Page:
Only tribes held together by group feeling can live in the desertby Ibn Khaldun
God put good and evil into the nature of man.
Thus, He said in the Qur’an:
Evil is the quality that is closest to man when:
- he fails to improve his customs and
- religion is not used as the model to improve man.
Most of mankind is in that condition, with the exception of those to whom God gives success.
Evil qualities in man are injustice and mutual aggression.
He who casts his eye upon the property of his brother will lay his hand upon it to take it, unless there is a restraining influence to hold him back. The poet thus said:
If you find a moral man, 39 there is some reason why he is not unjust. Mutual aggression of people in towns and cities is averted by the authorities and the government, which hold back the masses under their control from attacks and aggression upon each other.
They are thus prevented by the influence of force and governmental authority from mutual injustice, save such injustice as comes from the ruler himself.
Aggression against a city from outside may be averted by walls, in the event of negligence, 40 a surprise attack at night, or inability (of the inhabitants) to withstand the enemy during the day. (Or,) it may be averted with the help of a militia of government auxiliary troops, if (the inhabitants are otherwise) prepared and ready to offer resistance.
The restraining influence among Bedouin tribes comes from their shaykhs and leaders. It results from the great respect and veneration they generally enjoy among the people. The hamlets of the Bedouins are defended against outside enemies by a tribal militia composed of noble youths of the tribe who are known for their courage.
Their defense and protection are successful only if they are a closely-knit group 42 of common descent. This strengthens their stamina and makes them feared, since everybody’s affection for his family and his group is more important (than anything else).
Compassion and affection for one’s blood relations and relatives exist in human nature as something God put into the hearts of men. It makes for mutual support and aid, and increases the fear felt by the enemy.
This may be exemplified by the story in the Qur’an about Joseph’s brothers.
They said to their father= “If the wolf eats him, while we are a group, then, indeed, we have lost out.” 43 This means that one cannot imagine any hostile act being undertaken against anyone who has his group feeling to support him.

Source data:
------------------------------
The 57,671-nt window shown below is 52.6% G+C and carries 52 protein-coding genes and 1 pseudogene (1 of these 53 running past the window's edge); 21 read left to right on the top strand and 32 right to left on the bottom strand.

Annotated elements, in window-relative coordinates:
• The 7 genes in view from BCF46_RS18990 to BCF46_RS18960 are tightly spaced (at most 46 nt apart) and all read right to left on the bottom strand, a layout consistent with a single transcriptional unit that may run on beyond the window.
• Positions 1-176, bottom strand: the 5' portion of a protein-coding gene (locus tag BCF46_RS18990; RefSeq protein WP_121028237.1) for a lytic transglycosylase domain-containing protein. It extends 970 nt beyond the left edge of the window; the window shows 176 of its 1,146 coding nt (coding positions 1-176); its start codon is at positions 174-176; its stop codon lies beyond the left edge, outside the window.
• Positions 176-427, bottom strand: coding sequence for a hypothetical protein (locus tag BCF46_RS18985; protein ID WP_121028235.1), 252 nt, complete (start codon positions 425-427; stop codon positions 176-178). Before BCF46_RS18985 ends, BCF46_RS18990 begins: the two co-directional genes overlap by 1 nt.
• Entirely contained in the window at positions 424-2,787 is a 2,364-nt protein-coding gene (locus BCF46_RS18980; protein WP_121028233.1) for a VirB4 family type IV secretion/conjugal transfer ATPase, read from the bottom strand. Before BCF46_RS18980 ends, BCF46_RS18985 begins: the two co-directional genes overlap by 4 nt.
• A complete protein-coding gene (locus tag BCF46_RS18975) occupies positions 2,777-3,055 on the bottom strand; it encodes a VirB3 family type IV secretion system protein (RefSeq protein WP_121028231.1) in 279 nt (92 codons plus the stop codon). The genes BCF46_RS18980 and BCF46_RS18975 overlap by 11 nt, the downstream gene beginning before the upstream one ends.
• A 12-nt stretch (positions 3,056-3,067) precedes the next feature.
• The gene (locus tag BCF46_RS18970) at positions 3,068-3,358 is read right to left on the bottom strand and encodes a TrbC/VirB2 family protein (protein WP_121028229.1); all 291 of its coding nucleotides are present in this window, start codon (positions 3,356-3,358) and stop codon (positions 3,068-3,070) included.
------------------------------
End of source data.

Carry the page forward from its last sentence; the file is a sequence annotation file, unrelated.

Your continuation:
Those who have no one of their own lineage (to care for) rarely feel affection for their fellows. If danger is in the air on the day of battle, such a one slinks away and seeks to save himself, because he is afraid of being left without support 44 and dreads (that prospect). Such people, therefore, cannot live in the desert, because they would fall prey to any nation that might want to swallow themup.
If this is true with regard to the place where one lives, which is in constant need of defense and military protection, it is equally true with regard to every other human activity, such as prophecy, the establishment of royal authority, or propaganda (for a cause).
Nothing can be achieved in these matters without fighting for it, since man has the natural urge to offer resistance. And for fighting one cannot do without group feeling, as we mentioned at the beginning. This should be taken as the guiding principle of our later exposition.
8. Group feeling results only from (blood) relation ship or something corresponding to it
Respect for blood ties is something natural among men, with the rarest exceptions. It leads to affection for one’s relations and blood relatives. One feels shame when one’s relatives are treated unjustly or attacked, and one wishes to intervene between them and whatever peril or destruction threatens them.
This is a natural urge in humans. If the direct relationship between persons who help each other is very close, so that it leads to close contact and unity, the ties are obvious and clearly require the (existence of a feeling of solidarity) without any outside (prodding).
If, however, the relationship is somewhat distant, it is often forgotten in part. However, some knowledge of it remains and this causes a person to help his relatives for the known motive, in order to escape the shame he would feel in his soul were a person to whom he is somehow related treated unjustly46
Clients and allies belong in the same category. The affection everybody has for his clients and allies results from the feeling of shame that comes to a person when one of his neighbors, relatives, or a blood relation in any degree (of kinship) is humiliated.
The reason for it is that a client(-master) relationship leads to close contact exactly, or approximately in the same way, as does common descent. It is in that sense that one must understand Muhammad’s remark, “Learn as much of your pedigrees as is necessary to establish your ties of blood relationship.” 47
It means that pedigreesare useful only in so far as they imply the close contact that is a consequence of blood ties and that eventually leads to mutual help and affection. Anything beyond that is superfluous. 48
For a pedigree is something imaginary and devoid of reality. It is useful only in the resulting connection and close contact. Common descent evokes in man a natural affection.
If, however, its existence is known only from remote history, it moves the imagination but faintly. Its usefulness is gone, and preoccupation with it becomes gratuitous, a kind of game, and as such is not permissible. In this sense, one must understand the remark, “Genealogy is something that is of no use to know and that it does no harm not to know.” 50
This means that when common descent is no longer clear and has become a matter of scientific knowledge, it can no longer move the imagination and is denied the affection caused by group feeling. It has become useless.